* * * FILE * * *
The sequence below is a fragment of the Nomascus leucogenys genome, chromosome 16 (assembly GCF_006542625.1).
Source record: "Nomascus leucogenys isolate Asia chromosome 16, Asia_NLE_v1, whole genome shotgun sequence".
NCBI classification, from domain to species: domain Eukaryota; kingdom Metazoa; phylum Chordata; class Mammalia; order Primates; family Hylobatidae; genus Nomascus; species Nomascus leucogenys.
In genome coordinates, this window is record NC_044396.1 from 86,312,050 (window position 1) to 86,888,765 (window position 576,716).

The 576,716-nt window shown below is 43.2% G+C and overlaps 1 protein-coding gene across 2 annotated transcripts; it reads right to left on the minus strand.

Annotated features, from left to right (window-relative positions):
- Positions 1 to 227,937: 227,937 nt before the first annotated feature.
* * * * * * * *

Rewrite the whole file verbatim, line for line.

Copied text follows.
The sequence below is a fragment of the Nomascus leucogenys genome, chromosome 16 (assembly GCF_006542625.1).
Source record: "Nomascus leucogenys isolate Asia chromosome 16, Asia_NLE_v1, whole genome shotgun sequence".
NCBI classification, from domain to species: domain Eukaryota; kingdom Metazoa; phylum Chordata; class Mammalia; order Primates; family Hylobatidae; genus Nomascus; species Nomascus leucogenys.
In genome coordinates, this window is record NC_044396.1 from 86,312,050 (window position 1) to 86,888,765 (window position 576,716).

The 576,716-nt window shown below is 43.2% G+C and overlaps 1 protein-coding gene across 2 annotated transcripts; it reads right to left on the minus strand.

Annotated features, from left to right (window-relative positions):
- Positions 1 to 227,937: 227,937 nt before the first annotated feature.